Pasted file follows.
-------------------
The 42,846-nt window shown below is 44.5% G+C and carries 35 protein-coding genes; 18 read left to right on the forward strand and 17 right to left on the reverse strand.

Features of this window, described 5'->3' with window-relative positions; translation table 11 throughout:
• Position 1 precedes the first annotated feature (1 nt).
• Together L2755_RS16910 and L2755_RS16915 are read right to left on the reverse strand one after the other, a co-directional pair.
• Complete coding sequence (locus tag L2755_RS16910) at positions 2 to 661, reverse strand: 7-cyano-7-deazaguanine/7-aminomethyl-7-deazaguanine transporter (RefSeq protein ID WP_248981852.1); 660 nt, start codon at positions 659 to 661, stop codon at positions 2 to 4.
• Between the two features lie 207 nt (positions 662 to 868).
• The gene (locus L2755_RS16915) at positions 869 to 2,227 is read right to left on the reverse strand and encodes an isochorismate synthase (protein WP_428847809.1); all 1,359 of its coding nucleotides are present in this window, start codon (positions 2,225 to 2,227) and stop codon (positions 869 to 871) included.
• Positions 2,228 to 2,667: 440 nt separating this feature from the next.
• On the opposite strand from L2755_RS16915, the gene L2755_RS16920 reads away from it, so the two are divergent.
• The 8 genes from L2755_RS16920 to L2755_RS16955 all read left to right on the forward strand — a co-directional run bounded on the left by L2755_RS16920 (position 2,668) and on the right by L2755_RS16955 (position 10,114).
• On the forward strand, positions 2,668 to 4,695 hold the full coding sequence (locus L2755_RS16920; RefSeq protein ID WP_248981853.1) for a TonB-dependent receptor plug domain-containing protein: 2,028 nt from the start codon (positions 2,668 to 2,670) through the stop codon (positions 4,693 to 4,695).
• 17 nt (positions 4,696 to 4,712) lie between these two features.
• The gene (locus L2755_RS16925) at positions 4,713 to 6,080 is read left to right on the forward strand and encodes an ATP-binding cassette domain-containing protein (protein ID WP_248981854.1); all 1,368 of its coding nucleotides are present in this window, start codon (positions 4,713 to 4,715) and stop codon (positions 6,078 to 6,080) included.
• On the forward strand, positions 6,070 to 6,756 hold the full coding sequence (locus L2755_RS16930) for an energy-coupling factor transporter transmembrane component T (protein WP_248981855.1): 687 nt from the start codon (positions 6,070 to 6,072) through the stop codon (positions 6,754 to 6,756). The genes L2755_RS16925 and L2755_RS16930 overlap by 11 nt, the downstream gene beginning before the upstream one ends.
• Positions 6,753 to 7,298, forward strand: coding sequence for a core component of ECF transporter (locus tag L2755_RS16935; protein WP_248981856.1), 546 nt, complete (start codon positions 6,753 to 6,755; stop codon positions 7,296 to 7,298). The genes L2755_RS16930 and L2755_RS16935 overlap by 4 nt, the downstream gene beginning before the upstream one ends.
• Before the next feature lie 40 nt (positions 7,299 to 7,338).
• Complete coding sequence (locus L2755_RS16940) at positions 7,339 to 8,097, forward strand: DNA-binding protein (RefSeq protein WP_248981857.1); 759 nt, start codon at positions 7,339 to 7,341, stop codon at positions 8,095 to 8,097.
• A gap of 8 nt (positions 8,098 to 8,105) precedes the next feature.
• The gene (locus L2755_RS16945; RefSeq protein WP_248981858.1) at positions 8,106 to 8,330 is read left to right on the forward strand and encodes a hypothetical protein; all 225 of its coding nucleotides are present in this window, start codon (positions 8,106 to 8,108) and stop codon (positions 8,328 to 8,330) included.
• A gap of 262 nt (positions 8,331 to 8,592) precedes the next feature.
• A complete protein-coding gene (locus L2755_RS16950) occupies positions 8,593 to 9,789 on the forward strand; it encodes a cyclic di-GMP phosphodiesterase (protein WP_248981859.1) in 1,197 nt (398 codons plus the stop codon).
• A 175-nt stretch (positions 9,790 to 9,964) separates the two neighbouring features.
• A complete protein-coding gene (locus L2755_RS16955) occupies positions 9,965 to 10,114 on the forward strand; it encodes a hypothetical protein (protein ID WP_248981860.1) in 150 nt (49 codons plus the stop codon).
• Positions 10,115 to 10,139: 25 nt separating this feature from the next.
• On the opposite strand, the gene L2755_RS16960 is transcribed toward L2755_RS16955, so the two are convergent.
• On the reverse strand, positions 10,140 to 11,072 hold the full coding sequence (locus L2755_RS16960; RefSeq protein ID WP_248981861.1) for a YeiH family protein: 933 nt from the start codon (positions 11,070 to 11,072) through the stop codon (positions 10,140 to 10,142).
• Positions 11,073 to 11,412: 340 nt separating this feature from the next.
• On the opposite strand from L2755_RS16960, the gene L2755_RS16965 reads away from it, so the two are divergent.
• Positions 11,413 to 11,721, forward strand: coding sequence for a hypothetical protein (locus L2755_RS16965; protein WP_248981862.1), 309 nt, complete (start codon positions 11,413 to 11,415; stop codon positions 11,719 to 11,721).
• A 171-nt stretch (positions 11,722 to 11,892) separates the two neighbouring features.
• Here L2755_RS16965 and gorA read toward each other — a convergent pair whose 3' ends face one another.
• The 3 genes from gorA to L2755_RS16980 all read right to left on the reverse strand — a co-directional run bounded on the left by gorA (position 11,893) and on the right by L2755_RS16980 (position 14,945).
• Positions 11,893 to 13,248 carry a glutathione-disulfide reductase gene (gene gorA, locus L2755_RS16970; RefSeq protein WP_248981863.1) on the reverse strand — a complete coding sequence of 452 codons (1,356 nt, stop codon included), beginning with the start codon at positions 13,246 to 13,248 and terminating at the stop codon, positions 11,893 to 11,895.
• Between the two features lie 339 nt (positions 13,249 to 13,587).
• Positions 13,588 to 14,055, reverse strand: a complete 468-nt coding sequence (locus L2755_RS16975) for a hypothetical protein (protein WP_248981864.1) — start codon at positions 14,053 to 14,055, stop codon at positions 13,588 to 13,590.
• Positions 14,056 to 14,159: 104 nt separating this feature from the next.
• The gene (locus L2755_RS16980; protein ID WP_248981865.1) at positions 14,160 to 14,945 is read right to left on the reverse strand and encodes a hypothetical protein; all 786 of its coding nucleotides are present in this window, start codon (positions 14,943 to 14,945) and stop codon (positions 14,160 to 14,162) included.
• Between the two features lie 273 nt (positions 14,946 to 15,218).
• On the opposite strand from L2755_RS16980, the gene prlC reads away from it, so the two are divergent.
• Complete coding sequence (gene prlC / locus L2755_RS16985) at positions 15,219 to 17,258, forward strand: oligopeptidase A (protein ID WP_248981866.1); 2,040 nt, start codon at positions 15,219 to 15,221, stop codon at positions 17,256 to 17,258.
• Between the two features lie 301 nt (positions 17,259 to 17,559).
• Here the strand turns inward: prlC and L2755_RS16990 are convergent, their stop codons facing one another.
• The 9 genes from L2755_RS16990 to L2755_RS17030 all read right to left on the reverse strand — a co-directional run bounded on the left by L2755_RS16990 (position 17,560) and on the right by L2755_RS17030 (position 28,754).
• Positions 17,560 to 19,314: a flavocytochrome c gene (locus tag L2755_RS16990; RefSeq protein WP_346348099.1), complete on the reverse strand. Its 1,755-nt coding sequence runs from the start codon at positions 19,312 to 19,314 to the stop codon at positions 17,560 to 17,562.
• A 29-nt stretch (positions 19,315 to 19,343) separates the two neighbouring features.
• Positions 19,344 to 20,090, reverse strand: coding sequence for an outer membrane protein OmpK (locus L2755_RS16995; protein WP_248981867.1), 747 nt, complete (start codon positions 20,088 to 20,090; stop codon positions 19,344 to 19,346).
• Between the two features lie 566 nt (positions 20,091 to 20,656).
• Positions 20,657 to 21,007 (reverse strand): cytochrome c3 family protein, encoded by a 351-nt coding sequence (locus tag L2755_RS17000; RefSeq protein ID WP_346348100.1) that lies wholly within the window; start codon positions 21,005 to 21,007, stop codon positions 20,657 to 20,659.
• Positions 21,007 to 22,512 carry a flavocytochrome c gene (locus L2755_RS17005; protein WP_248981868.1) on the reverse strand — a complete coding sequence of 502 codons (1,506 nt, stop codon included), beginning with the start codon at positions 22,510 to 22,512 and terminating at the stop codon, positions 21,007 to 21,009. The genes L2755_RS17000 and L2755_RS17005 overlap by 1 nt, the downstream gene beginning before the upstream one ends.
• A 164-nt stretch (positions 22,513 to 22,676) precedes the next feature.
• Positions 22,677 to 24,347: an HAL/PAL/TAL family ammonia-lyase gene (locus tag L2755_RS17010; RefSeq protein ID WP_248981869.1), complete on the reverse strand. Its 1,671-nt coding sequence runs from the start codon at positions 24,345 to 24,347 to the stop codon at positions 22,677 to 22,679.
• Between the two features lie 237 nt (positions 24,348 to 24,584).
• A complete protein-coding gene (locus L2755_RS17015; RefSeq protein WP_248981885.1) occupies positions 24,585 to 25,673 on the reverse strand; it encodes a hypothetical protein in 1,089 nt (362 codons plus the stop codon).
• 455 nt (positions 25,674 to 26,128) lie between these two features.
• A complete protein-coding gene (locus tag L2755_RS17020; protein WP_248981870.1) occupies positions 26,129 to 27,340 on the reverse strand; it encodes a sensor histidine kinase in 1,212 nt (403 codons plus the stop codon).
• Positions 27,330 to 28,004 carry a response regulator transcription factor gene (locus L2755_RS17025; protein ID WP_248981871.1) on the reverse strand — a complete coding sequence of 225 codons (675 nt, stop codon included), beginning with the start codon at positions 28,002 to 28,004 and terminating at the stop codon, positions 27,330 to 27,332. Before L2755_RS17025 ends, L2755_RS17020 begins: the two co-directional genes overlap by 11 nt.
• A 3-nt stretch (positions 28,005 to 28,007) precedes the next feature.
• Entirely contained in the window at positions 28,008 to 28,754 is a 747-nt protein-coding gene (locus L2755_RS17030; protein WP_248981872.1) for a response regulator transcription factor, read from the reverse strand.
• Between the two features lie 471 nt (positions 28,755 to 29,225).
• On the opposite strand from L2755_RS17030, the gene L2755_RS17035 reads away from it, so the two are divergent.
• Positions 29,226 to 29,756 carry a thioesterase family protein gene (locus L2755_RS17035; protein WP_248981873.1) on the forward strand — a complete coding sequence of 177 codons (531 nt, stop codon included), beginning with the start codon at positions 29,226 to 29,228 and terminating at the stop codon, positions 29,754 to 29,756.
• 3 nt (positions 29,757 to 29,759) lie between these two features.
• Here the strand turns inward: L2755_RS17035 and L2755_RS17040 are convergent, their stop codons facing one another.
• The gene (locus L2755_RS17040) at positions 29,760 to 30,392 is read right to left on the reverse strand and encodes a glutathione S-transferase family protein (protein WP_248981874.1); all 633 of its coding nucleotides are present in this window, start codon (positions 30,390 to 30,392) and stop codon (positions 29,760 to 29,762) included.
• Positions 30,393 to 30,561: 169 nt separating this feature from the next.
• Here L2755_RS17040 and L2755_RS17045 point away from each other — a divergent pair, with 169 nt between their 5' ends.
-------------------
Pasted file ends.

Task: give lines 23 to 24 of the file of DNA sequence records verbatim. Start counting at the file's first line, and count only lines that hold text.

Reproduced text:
• A complete protein-coding gene (locus L2755_RS16955) occupies positions 9,965 to 10,114 on the forward strand; it encodes a hypothetical protein (protein ID WP_248981860.1) in 150 nt (49 codons plus the stop codon).
• Positions 10,115 to 10,139: 25 nt separating this feature from the next.